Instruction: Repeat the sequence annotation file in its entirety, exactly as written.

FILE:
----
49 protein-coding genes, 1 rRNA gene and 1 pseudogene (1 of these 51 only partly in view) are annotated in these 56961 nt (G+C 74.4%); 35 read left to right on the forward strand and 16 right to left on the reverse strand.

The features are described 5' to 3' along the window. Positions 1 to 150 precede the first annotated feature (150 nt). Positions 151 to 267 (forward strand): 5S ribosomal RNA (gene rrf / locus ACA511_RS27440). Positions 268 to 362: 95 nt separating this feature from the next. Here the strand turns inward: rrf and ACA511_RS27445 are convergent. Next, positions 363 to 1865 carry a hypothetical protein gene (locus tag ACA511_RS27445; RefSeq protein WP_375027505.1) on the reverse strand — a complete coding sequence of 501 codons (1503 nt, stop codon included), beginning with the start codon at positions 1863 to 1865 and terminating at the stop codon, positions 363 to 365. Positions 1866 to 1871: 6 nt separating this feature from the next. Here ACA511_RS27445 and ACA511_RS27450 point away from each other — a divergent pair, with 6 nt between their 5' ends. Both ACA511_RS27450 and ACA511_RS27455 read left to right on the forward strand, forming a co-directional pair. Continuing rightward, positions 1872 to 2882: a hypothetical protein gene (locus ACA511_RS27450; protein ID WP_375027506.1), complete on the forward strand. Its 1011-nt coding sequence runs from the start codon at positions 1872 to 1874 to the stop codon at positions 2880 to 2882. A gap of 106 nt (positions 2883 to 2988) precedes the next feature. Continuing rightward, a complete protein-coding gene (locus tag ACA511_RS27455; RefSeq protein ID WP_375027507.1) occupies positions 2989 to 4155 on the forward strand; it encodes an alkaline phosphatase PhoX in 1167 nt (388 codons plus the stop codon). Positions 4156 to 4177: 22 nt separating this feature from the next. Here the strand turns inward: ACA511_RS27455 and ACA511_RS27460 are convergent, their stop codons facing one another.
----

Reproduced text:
49 protein-coding genes, 1 rRNA gene and 1 pseudogene (1 of these 51 only partly in view) are annotated in these 56961 nt (G+C 74.4%); 35 read left to right on the forward strand and 16 right to left on the reverse strand.

The features are described 5' to 3' along the window. Positions 1 to 150 precede the first annotated feature (150 nt). Positions 151 to 267 (forward strand): 5S ribosomal RNA (gene rrf / locus ACA511_RS27440). Positions 268 to 362: 95 nt separating this feature from the next. Here the strand turns inward: rrf and ACA511_RS27445 are convergent. Next, positions 363 to 1865 carry a hypothetical protein gene (locus tag ACA511_RS27445; RefSeq protein WP_375027505.1) on the reverse strand — a complete coding sequence of 501 codons (1503 nt, stop codon included), beginning with the start codon at positions 1863 to 1865 and terminating at the stop codon, positions 363 to 365. Positions 1866 to 1871: 6 nt separating this feature from the next. Here ACA511_RS27445 and ACA511_RS27450 point away from each other — a divergent pair, with 6 nt between their 5' ends. Both ACA511_RS27450 and ACA511_RS27455 read left to right on the forward strand, forming a co-directional pair. Continuing rightward, positions 1872 to 2882: a hypothetical protein gene (locus ACA511_RS27450; protein ID WP_375027506.1), complete on the forward strand. Its 1011-nt coding sequence runs from the start codon at positions 1872 to 1874 to the stop codon at positions 2880 to 2882. A gap of 106 nt (positions 2883 to 2988) precedes the next feature. Continuing rightward, a complete protein-coding gene (locus tag ACA511_RS27455; RefSeq protein ID WP_375027507.1) occupies positions 2989 to 4155 on the forward strand; it encodes an alkaline phosphatase PhoX in 1167 nt (388 codons plus the stop codon). Positions 4156 to 4177: 22 nt separating this feature from the next. Here the strand turns inward: ACA511_RS27455 and ACA511_RS27460 are convergent, their stop codons facing one another.